8 habits that can help you stay healthy
Healthy habits to incorporate daily to improve your health and wellbeing.
Exercise Physiologist, Wellness Coach and Lifestyle Medicine Practitioner, Bell Silverthorne talks about the healthy daily habits that can help you improve your physical and mental wellbeing.
It’s free and just about all of us can do this. If you’re really honest, there are probably loads of opportunities for you to incorporate more walking into your life every single day. Whether it’s going for a dedicated walk in the morning or making sure you do a quick lap of the block in your lunch break – whenever you can, use those legs of yours. Run out of milk or bread at home? Can you walk to the nearest shop rather than drive? Walking can also provide a good opportunity to access green spaces which is great for our mental wellbeing. Side note; if you need a good little slogan to keep in mind to rewire that brain of yours, this one’s a pearler – “think of exercise as an opportunity, not an inconvenience.” So, in other words, if you were initially cursing yourself that you didn’t manage to get rockstar car parking at the shops – reframe it to “lucky me, I just scored myself more steps!” Help make that brain of yours step it up!
2. Eat more fruit and vegetables
Five serves of vegetables and two serves of fruit are the daily recommended amount for healthy adults. How to do this? PREPARATION. If you don’t buy it at the shops, you won’t have it in the fridge. If you don’t have it in the fridge, you can’t pop this in your lunch. If you don’t pack your lunch, it’s going to be really tricky to try and squeeze in all the goodness once you get home particularly if you’re also trying to balance that out with kids’ homework, walking the dog and putting away the washing. Want to hear a fun fact? Eating lots of different colours of fruit and veg will mean you’re getting lots of excellent nutrients for BDNF – while the acronym brain derived neurotrophic factor is quite the mouthful, put simply, is essentially fertiliser for the brain. BDNF helps you fertilise your brain network, helps grow new neurons and is particularly important for memory and learning centres. In summary, I guess you could say that eating lots of fruit and veg is a no brainer.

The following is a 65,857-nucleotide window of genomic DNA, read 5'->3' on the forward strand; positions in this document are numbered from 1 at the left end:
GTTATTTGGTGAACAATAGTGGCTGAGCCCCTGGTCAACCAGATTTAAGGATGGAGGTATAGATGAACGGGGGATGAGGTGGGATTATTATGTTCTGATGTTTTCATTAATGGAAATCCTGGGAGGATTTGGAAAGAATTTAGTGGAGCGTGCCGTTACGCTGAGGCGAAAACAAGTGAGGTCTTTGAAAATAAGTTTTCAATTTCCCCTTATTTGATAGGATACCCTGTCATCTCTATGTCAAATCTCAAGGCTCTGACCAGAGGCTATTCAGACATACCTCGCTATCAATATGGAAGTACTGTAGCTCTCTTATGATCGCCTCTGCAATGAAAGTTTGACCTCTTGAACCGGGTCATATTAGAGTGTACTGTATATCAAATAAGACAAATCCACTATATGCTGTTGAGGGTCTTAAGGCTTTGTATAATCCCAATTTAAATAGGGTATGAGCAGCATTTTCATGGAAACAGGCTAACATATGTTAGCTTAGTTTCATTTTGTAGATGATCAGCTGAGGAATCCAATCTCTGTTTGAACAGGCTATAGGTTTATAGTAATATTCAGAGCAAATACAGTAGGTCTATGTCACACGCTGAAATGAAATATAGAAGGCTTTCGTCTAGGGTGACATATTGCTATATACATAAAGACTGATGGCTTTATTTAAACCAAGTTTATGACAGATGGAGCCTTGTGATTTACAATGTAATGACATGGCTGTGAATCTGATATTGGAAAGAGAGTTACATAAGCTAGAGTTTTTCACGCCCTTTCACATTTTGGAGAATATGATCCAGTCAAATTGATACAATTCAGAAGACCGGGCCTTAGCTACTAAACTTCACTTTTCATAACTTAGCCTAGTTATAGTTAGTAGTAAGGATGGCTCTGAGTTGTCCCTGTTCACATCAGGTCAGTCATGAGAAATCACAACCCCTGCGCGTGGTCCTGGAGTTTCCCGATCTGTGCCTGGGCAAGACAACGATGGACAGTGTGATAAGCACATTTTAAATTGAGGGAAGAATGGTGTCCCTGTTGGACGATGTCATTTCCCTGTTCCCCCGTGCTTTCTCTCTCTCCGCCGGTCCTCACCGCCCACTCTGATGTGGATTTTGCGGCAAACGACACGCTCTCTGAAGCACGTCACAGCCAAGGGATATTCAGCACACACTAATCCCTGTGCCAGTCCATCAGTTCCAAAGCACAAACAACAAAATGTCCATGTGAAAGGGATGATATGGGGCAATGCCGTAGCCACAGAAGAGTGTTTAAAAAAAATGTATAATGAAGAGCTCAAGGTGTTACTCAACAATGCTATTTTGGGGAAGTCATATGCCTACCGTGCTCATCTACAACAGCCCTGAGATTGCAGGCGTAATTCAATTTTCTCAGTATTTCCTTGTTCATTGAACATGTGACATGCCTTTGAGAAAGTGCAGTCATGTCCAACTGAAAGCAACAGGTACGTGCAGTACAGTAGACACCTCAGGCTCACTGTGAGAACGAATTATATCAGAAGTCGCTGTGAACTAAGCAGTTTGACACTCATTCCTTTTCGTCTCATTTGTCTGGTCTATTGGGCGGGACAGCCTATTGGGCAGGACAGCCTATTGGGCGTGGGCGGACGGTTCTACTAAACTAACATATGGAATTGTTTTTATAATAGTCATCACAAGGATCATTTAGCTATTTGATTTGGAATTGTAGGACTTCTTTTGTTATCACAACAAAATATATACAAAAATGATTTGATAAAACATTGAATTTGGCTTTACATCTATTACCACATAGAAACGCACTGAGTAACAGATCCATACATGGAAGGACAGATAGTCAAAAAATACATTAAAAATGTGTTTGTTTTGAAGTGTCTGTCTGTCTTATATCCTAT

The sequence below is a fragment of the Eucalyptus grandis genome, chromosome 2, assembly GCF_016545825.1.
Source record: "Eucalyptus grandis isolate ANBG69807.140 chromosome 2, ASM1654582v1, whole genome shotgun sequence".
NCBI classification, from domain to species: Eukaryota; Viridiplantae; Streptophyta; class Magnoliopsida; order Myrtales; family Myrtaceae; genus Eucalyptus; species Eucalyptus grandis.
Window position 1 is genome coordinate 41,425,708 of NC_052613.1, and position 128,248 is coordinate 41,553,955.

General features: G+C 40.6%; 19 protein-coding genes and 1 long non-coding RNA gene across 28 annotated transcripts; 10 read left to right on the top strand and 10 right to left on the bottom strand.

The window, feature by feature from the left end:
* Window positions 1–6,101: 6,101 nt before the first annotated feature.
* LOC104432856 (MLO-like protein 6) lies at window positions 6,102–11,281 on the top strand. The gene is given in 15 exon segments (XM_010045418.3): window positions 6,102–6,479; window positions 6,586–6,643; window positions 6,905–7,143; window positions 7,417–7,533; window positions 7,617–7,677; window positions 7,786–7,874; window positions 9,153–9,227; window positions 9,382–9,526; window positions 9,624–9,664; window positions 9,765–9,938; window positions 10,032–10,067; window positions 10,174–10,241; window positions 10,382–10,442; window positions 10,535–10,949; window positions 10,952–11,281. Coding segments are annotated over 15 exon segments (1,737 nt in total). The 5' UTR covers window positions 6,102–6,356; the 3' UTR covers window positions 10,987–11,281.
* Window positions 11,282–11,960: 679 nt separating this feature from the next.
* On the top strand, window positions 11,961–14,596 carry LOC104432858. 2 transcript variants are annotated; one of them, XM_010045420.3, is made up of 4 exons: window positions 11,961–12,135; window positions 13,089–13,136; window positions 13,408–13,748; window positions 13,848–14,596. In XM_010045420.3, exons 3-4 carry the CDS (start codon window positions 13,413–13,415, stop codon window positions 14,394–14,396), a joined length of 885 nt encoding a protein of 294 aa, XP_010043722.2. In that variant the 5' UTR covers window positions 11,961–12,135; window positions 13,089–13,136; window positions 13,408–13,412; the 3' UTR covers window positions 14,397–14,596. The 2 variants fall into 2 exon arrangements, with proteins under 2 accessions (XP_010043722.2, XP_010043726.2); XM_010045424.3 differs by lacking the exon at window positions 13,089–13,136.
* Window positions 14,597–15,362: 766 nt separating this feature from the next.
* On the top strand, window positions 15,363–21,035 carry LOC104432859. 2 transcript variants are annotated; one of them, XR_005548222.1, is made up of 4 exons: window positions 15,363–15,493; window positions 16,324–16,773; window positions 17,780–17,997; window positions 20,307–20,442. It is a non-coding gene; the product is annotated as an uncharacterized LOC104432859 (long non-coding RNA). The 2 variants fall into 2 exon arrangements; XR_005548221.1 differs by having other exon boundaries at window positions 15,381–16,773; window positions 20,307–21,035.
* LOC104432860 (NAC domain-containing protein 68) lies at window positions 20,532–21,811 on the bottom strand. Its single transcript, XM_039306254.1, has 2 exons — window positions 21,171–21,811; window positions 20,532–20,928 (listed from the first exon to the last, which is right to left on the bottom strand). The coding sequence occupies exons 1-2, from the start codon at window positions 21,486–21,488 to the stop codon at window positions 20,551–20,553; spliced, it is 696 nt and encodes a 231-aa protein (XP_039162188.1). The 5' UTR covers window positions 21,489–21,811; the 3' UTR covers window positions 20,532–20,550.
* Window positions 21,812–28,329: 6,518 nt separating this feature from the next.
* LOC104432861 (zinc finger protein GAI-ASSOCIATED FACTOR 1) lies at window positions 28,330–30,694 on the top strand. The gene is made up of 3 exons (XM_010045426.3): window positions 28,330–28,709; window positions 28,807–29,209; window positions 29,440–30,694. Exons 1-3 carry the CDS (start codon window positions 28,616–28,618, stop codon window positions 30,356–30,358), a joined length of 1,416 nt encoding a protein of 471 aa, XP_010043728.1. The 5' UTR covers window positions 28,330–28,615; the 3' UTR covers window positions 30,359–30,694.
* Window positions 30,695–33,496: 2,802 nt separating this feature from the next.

3. Stand up throughout the day
You may have heard the phrase ‘sitting is the new smoking.’ It’s true, our bodies aren’t designed to sit for long periods, and instead, they are designed to MOVE. Even if you did a 30-minute run after sitting all day, it still doesn’t offset the damaging metabolic pathways of sitting all day. Being active and going for a run is still excellent for you, but the take-home message here is to move as often as possible. Moving every 20-30 minutes is best. That doesn’t mean you need to walk away all the time and do zero work in your workday, just the act of standing can help. The action of standing up helps utilise your big muscle groups – our big leg muscles and bottom muscles in particular, which kick starts more metabolically healthy pathways in your body. The bonus benefit of moving more is that this also serves as a great reset for your posture, which can often relieve aches and pains you may have from sustained postures. The best posture is your next posture – your new mantra is “I like to move it, move it”.